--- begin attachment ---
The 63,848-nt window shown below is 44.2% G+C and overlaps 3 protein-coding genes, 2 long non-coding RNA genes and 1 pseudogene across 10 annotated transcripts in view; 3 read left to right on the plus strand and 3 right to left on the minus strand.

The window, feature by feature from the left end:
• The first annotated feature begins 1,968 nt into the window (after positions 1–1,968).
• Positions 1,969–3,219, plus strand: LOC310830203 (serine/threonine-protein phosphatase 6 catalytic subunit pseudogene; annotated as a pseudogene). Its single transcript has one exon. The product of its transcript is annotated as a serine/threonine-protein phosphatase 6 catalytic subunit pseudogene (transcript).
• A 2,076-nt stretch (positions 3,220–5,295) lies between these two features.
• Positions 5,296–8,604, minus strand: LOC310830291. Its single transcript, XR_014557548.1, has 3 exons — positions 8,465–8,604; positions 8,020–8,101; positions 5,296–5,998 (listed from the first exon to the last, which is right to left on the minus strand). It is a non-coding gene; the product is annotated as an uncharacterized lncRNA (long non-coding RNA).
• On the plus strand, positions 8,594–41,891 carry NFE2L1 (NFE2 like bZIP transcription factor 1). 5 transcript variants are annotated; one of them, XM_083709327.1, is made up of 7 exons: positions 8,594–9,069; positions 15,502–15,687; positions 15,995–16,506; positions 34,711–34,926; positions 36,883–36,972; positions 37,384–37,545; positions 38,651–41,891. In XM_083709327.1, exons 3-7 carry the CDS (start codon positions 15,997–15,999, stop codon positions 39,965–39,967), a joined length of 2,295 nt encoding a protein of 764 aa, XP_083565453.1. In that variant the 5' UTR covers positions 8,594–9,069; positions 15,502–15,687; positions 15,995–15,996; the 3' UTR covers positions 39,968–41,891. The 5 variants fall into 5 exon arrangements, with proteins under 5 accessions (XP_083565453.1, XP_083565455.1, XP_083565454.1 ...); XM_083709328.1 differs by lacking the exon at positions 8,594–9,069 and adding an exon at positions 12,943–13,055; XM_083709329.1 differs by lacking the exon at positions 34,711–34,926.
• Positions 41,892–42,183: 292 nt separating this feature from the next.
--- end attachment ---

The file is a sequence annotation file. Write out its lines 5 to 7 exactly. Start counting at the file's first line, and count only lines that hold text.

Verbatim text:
• A 2,076-nt stretch (positions 3,220–5,295) lies between these two features.
• Positions 5,296–8,604, minus strand: LOC310830291. Its single transcript, XR_014557548.1, has 3 exons — positions 8,465–8,604; positions 8,020–8,101; positions 5,296–5,998 (listed from the first exon to the last, which is right to left on the minus strand). It is a non-coding gene; the product is annotated as an uncharacterized lncRNA (long non-coding RNA).
• On the plus strand, positions 8,594–41,891 carry NFE2L1 (NFE2 like bZIP transcription factor 1). 5 transcript variants are annotated; one of them, XM_083709327.1, is made up of 7 exons: positions 8,594–9,069; positions 15,502–15,687; positions 15,995–16,506; positions 34,711–34,926; positions 36,883–36,972; positions 37,384–37,545; positions 38,651–41,891. In XM_083709327.1, exons 3-7 carry the CDS (start codon positions 15,997–15,999, stop codon positions 39,965–39,967), a joined length of 2,295 nt encoding a protein of 764 aa, XP_083565453.1. In that variant the 5' UTR covers positions 8,594–9,069; positions 15,502–15,687; positions 15,995–15,996; the 3' UTR covers positions 39,968–41,891. The 5 variants fall into 5 exon arrangements, with proteins under 5 accessions (XP_083565453.1, XP_083565455.1, XP_083565454.1 ...); XM_083709328.1 differs by lacking the exon at positions 8,594–9,069 and adding an exon at positions 12,943–13,055; XM_083709329.1 differs by lacking the exon at positions 34,711–34,926.